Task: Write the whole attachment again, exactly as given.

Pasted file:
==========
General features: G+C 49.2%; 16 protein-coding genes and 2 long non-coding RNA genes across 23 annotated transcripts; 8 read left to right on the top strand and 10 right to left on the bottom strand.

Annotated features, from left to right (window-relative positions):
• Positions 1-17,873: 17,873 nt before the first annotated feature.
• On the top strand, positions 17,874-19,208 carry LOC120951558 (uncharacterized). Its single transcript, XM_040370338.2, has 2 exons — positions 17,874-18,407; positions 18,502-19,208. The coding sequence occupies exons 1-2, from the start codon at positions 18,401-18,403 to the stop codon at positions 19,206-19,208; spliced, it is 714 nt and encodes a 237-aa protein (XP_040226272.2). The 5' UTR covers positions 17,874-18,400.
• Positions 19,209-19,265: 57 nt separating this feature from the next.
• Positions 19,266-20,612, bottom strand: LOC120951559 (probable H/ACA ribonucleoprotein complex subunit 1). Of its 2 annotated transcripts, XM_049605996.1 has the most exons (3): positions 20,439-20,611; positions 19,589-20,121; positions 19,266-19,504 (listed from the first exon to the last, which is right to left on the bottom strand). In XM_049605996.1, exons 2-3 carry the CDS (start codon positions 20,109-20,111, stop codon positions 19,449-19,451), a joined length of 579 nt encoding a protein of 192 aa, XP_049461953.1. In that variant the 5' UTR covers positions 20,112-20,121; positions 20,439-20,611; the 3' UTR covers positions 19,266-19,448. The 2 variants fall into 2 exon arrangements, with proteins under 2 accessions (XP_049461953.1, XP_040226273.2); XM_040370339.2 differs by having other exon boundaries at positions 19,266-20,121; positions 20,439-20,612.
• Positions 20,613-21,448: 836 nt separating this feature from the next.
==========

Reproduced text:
General features: G+C 49.2%; 16 protein-coding genes and 2 long non-coding RNA genes across 23 annotated transcripts; 8 read left to right on the top strand and 10 right to left on the bottom strand.

Annotated features, from left to right (window-relative positions):
• Positions 1-17,873: 17,873 nt before the first annotated feature.
• On the top strand, positions 17,874-19,208 carry LOC120951558 (uncharacterized). Its single transcript, XM_040370338.2, has 2 exons — positions 17,874-18,407; positions 18,502-19,208. The coding sequence occupies exons 1-2, from the start codon at positions 18,401-18,403 to the stop codon at positions 19,206-19,208; spliced, it is 714 nt and encodes a 237-aa protein (XP_040226272.2). The 5' UTR covers positions 17,874-18,400.
• Positions 19,209-19,265: 57 nt separating this feature from the next.
• Positions 19,266-20,612, bottom strand: LOC120951559 (probable H/ACA ribonucleoprotein complex subunit 1). Of its 2 annotated transcripts, XM_049605996.1 has the most exons (3): positions 20,439-20,611; positions 19,589-20,121; positions 19,266-19,504 (listed from the first exon to the last, which is right to left on the bottom strand). In XM_049605996.1, exons 2-3 carry the CDS (start codon positions 20,109-20,111, stop codon positions 19,449-19,451), a joined length of 579 nt encoding a protein of 192 aa, XP_049461953.1. In that variant the 5' UTR covers positions 20,112-20,121; positions 20,439-20,611; the 3' UTR covers positions 19,266-19,448. The 2 variants fall into 2 exon arrangements, with proteins under 2 accessions (XP_049461953.1, XP_040226273.2); XM_040370339.2 differs by having other exon boundaries at positions 19,266-20,121; positions 20,439-20,612.
• Positions 20,613-21,448: 836 nt separating this feature from the next.